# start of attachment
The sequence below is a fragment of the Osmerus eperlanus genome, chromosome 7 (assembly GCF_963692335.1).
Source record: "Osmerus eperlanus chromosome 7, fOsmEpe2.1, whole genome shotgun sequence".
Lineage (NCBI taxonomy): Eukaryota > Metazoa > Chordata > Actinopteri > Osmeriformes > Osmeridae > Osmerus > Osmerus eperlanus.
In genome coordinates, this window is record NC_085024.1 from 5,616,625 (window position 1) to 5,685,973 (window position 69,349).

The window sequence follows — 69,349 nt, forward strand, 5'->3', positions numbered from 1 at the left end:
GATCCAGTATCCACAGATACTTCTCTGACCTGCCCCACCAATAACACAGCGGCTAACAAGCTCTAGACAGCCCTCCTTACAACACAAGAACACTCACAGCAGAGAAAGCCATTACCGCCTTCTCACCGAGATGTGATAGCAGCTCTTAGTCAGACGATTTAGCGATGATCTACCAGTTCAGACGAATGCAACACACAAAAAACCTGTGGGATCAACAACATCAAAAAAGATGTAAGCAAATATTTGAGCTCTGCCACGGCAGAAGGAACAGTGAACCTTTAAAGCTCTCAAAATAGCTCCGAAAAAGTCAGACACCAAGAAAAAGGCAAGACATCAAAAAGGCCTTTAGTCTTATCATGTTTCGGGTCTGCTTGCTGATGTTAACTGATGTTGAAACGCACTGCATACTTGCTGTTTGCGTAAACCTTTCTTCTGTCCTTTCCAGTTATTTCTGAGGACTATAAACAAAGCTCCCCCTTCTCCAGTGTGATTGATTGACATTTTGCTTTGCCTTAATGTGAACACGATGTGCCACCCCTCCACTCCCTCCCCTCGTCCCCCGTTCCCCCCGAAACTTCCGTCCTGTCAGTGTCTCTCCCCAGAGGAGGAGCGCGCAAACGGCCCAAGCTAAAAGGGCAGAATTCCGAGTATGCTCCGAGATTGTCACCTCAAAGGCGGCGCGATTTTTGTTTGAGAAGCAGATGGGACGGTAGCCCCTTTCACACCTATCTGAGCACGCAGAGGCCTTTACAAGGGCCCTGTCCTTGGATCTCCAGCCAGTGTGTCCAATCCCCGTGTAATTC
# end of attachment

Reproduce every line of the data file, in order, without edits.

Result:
The sequence below is a fragment of the Osmerus eperlanus genome, chromosome 7 (assembly GCF_963692335.1).
Source record: "Osmerus eperlanus chromosome 7, fOsmEpe2.1, whole genome shotgun sequence".
Lineage (NCBI taxonomy): Eukaryota > Metazoa > Chordata > Actinopteri > Osmeriformes > Osmeridae > Osmerus > Osmerus eperlanus.
In genome coordinates, this window is record NC_085024.1 from 5,616,625 (window position 1) to 5,685,973 (window position 69,349).

The window sequence follows — 69,349 nt, forward strand, 5'->3', positions numbered from 1 at the left end:
GATCCAGTATCCACAGATACTTCTCTGACCTGCCCCACCAATAACACAGCGGCTAACAAGCTCTAGACAGCCCTCCTTACAACACAAGAACACTCACAGCAGAGAAAGCCATTACCGCCTTCTCACCGAGATGTGATAGCAGCTCTTAGTCAGACGATTTAGCGATGATCTACCAGTTCAGACGAATGCAACACACAAAAAACCTGTGGGATCAACAACATCAAAAAAGATGTAAGCAAATATTTGAGCTCTGCCACGGCAGAAGGAACAGTGAACCTTTAAAGCTCTCAAAATAGCTCCGAAAAAGTCAGACACCAAGAAAAAGGCAAGACATCAAAAAGGCCTTTAGTCTTATCATGTTTCGGGTCTGCTTGCTGATGTTAACTGATGTTGAAACGCACTGCATACTTGCTGTTTGCGTAAACCTTTCTTCTGTCCTTTCCAGTTATTTCTGAGGACTATAAACAAAGCTCCCCCTTCTCCAGTGTGATTGATTGACATTTTGCTTTGCCTTAATGTGAACACGATGTGCCACCCCTCCACTCCCTCCCCTCGTCCCCCGTTCCCCCCGAAACTTCCGTCCTGTCAGTGTCTCTCCCCAGAGGAGGAGCGCGCAAACGGCCCAAGCTAAAAGGGCAGAATTCCGAGTATGCTCCGAGATTGTCACCTCAAAGGCGGCGCGATTTTTGTTTGAGAAGCAGATGGGACGGTAGCCCCTTTCACACCTATCTGAGCACGCAGAGGCCTTTACAAGGGCCCTGTCCTTGGATCTCCAGCCAGTGTGTCCAATCCCCGTGTAATTC